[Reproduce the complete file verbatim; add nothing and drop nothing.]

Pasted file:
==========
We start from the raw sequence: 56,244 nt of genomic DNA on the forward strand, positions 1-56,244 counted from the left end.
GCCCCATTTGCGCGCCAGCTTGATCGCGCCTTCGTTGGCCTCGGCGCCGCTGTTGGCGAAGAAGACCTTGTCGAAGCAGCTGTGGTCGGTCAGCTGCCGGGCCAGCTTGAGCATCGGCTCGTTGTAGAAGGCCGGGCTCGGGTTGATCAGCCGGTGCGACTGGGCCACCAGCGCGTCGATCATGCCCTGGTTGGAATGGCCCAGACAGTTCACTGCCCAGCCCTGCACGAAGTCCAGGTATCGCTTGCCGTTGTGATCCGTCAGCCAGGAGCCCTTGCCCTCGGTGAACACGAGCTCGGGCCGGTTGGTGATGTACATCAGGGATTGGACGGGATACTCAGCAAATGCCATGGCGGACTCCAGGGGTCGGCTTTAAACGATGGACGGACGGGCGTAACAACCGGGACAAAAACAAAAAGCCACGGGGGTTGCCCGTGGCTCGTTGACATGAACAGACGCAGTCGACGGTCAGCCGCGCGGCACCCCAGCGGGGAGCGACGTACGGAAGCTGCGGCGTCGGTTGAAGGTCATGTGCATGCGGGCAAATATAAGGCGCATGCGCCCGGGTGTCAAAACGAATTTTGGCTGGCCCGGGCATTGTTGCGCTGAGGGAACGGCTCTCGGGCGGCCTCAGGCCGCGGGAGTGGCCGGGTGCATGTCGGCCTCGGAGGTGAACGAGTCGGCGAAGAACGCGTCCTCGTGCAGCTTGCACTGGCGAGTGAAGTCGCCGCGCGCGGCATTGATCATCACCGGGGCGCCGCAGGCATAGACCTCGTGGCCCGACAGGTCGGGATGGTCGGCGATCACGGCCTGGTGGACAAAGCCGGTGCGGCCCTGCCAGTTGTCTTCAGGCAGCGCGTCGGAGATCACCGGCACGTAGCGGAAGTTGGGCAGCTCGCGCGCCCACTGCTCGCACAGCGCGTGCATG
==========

We start from the raw sequence: 56,244 nt of genomic DNA on the forward strand, positions 1-56,244 counted from the left end.
GCCCCATTTGCGCGCCAGCTTGATCGCGCCTTCGTTGGCCTCGGCGCCGCTGTTGGCGAAGAAGACCTTGTCGAAGCAGCTGTGGTCGGTCAGCTGCCGGGCCAGCTTGAGCATCGGCTCGTTGTAGAAGGCCGGGCTCGGGTTGATCAGCCGGTGCGACTGGGCCACCAGCGCGTCGATCATGCCCTGGTTGGAATGGCCCAGACAGTTCACTGCCCAGCCCTGCACGAAGTCCAGGTATCGCTTGCCGTTGTGATCCGTCAGCCAGGAGCCCTTGCCCTCGGTGAACACGAGCTCGGGCCGGTTGGTGATGTACATCAGGGATTGGACGGGATACTCAGCAAATGCCATGGCGGACTCCAGGGGTCGGCTTTAAACGATGGACGGACGGGCGTAACAACCGGGACAAAAACAAAAAGCCACGGGGGTTGCCCGTGGCTCGTTGACATGAACAGACGCAGTCGACGGTCAGCCGCGCGGCACCCCAGCGGGGAGCGACGTACGGAAGCTGCGGCGTCGGTTGAAGGTCATGTGCATGCGGGCAAATATAAGGCGCATGCGCCCGGGTGTCAAAACGAATTTTGGCTGGCCCGGGCATTGTTGCGCTGAGGGAACGGCTCTCGGGCGGCCTCAGGCCGCGGGAGTGGCCGGGTGCATGTCGGCCTCGGAGGTGAACGAGTCGGCGAAGAACGCGTCCTCGTGCAGCTTGCACTGGCGAGTGAAGTCGCCGCGCGCGGCATTGATCATCACCGGGGCGCCGCAGGCATAGACCTCGTGGCCCGACAGGTCGGGATGGTCGGCGATCACGGCCTGGTGGACAAAGCCGGTGCGGCCCTGCCAGTTGTCTTCAGGCAGCGCGTCGGAGATCACCGGCACGTAGCGGAAGTTGGGCAGCTCGCGCGCCCACTGCTCGCACAGCGCGTGCATG